High cultural intelligence gives you a deeper insight into your international colleagues' working styles.
When you're working in an international environment, you need to make a real effort to understand the cultural backgrounds, beliefs and attitudes of the people around you. If you don't, you'll struggle to get things done.
Some people – those with high "cultural intelligence" – are good at spotting cultural differences, and they adapt their behavior accordingly. This is a key skill when working with culturally diverse groups.
It's very possible to develop cultural intelligence. In this article, we'll look at what it is, and we'll see how to build it.
Common sense and sensitivity play an important role here. You may not immediately understand the reasons for a colleague's behavior, but you can build a great relationship if you keep a friendly manner and an open mind.
Christopher Earley and Soon Ang introduced the concept of cultural intelligence in their 2003 book of the same name. They define cultural intelligence as someone's ability to adapt successfully to a new cultural setting.
Cultural intelligence is related to emotional intelligence, but it goes a step further. People with high emotional intelligence can pick up on the emotions, wants, and needs of others. Those with high cultural intelligence are attuned to the values, beliefs, attitudes, and body language of people from different cultures; and they use this knowledge to interact with empathy and understanding.
People with high cultural intelligence are not experts in every culture; rather, they use observation, empathy, and intelligence to read people and situations, and to make informed decisions about why others are acting as they are.
They also use cultural intelligence to monitor their own actions. Instead of making quick judgments or relying on stereotypes, they observe what is happening, and they adapt their own behavior accordingly.
There are many reasons to develop cultural intelligence.
First, building cultural intelligence helps you work effectively with people who are different from you. Whether you're working abroad or leading a culturally diverse team, it can mean the difference between success and failure, and the difference between solving problems and creating them.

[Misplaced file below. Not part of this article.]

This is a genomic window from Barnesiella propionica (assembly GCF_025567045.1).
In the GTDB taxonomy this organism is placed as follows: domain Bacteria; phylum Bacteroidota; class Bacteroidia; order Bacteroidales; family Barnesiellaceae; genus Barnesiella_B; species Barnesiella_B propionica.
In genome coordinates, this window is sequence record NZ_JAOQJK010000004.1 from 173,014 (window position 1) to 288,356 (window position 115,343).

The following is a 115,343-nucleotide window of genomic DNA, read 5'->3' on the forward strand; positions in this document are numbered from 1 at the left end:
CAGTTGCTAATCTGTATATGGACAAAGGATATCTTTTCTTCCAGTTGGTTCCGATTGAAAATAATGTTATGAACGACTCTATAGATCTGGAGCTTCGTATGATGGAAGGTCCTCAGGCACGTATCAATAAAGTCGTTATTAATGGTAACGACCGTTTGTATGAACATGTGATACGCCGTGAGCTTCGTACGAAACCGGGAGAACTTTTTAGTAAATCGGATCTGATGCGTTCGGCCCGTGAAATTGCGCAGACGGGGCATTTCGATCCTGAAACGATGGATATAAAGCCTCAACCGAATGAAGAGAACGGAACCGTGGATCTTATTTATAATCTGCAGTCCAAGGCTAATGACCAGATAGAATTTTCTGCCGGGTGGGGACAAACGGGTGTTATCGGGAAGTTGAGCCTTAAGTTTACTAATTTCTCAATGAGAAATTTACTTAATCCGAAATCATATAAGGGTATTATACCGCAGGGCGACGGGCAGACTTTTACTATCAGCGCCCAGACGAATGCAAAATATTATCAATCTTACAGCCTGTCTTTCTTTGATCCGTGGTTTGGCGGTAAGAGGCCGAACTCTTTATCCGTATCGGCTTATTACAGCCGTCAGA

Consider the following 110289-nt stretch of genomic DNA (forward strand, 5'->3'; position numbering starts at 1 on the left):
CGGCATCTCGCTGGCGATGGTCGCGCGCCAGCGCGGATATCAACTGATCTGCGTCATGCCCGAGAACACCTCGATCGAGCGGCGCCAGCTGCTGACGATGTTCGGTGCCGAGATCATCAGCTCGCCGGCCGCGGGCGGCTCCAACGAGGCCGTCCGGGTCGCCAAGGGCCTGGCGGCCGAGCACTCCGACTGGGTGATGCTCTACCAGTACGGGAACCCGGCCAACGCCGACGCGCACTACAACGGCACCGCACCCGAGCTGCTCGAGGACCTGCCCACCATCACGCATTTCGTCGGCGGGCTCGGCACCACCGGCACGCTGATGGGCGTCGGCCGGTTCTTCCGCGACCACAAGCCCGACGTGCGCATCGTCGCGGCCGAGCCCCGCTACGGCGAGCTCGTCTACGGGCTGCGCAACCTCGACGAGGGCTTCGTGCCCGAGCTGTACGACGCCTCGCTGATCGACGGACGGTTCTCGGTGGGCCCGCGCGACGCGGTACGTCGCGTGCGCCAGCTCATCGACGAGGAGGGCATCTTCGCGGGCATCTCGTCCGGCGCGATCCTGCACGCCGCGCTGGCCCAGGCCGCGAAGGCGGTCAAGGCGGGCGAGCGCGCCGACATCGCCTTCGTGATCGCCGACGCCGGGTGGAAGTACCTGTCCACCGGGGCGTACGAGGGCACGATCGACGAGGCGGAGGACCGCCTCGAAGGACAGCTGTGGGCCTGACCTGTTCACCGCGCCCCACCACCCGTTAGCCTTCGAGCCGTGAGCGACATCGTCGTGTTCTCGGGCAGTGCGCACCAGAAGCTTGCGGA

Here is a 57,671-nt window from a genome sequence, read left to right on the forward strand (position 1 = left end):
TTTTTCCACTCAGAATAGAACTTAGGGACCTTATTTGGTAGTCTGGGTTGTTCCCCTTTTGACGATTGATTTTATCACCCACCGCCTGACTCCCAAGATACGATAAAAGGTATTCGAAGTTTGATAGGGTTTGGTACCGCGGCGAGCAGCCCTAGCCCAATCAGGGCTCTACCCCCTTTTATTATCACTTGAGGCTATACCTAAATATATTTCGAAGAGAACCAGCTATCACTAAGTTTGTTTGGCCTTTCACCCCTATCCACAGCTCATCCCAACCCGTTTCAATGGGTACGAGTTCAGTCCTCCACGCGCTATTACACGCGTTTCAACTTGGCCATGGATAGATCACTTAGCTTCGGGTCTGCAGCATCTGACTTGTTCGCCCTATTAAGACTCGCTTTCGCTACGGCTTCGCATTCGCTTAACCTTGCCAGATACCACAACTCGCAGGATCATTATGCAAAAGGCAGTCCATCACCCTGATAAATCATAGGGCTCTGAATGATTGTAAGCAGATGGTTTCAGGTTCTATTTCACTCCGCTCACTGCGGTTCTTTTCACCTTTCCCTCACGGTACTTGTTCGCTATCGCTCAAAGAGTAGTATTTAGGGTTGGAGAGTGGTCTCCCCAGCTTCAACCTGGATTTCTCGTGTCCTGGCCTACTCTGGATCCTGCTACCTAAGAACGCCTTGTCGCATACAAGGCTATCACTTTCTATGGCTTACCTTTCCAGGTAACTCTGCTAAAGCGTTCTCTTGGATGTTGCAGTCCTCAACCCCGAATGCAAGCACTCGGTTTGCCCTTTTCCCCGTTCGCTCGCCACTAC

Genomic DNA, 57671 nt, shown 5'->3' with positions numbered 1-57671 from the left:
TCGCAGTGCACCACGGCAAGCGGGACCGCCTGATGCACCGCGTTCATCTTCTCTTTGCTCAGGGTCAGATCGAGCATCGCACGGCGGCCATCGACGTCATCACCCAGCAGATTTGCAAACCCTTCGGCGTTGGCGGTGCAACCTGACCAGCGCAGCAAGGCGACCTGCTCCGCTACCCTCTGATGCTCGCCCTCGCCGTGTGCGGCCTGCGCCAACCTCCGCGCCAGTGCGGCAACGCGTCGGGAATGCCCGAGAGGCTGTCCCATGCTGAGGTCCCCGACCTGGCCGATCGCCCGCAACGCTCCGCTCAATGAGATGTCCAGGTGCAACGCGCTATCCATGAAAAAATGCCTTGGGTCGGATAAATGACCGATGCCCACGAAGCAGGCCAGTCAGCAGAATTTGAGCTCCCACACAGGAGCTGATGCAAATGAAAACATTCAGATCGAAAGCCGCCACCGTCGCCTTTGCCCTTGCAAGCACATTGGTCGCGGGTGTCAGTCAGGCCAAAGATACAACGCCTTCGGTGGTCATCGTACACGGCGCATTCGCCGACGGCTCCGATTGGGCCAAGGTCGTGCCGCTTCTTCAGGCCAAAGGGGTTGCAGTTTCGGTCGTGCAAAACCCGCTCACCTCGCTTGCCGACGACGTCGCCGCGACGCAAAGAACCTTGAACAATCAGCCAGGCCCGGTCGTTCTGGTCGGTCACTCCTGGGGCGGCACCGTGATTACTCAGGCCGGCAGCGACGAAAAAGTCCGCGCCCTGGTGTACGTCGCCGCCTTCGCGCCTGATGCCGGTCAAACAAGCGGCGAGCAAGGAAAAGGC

High cultural intelligence will also help you build rapport with a new team, adjust to a new department, or work well with a cross-functional team.
Last, high cultural intelligence is a predictor of strong job performance in a new culture. Research shows that professionals with high cultural intelligence are more successful in international assignments. They work more effectively with different groups, and they adjust more easily to living and working in the new culture.
Anyone can improve their cultural intelligence. According to Dr David Livermore, an expert on cultural intelligence and author of the 2011 book "The Cultural Intelligence Difference," there are four things that contribute to it:
According to Livermore, you must develop each of these to be culturally intelligent. Let's look at how you can do this.
Drive is your motivation to learn about and adapt to a different culture. People who aren't interested in what shapes a particular culture are unlikely to adapt well to it.
But think of what happens when you make an effort to learn about this new culture. Your mind is open, and, instead of seeing difference as a difficulty, you see it as something that you want to learn about.
To strengthen your drive, make an effort to explore new cultures and communities. For example, try the following:
Confidence is also important, because interacting with different cultures can be challenging. Build self-confidence by setting and achieving small goals, and by putting yourself into new situations.
Cultural knowledge isn't about learning a new culture inside out. Rather, it means learning about how culture in general shapes someone's behaviors, values, and beliefs.
To broaden your knowledge of this, start by learning about a culture that you're interested in, or that you're working with. Books such as Do I Kiss, Bow, or Shake Hands? will give you a good overview of cultural differences, and you can also deepen your understanding by observing how people from different cultures behave.
Whenever possible, watch people from these different cultures interact. Pay careful attention to their body language. For example, do specific gestures and facial expressions mean different things to different people?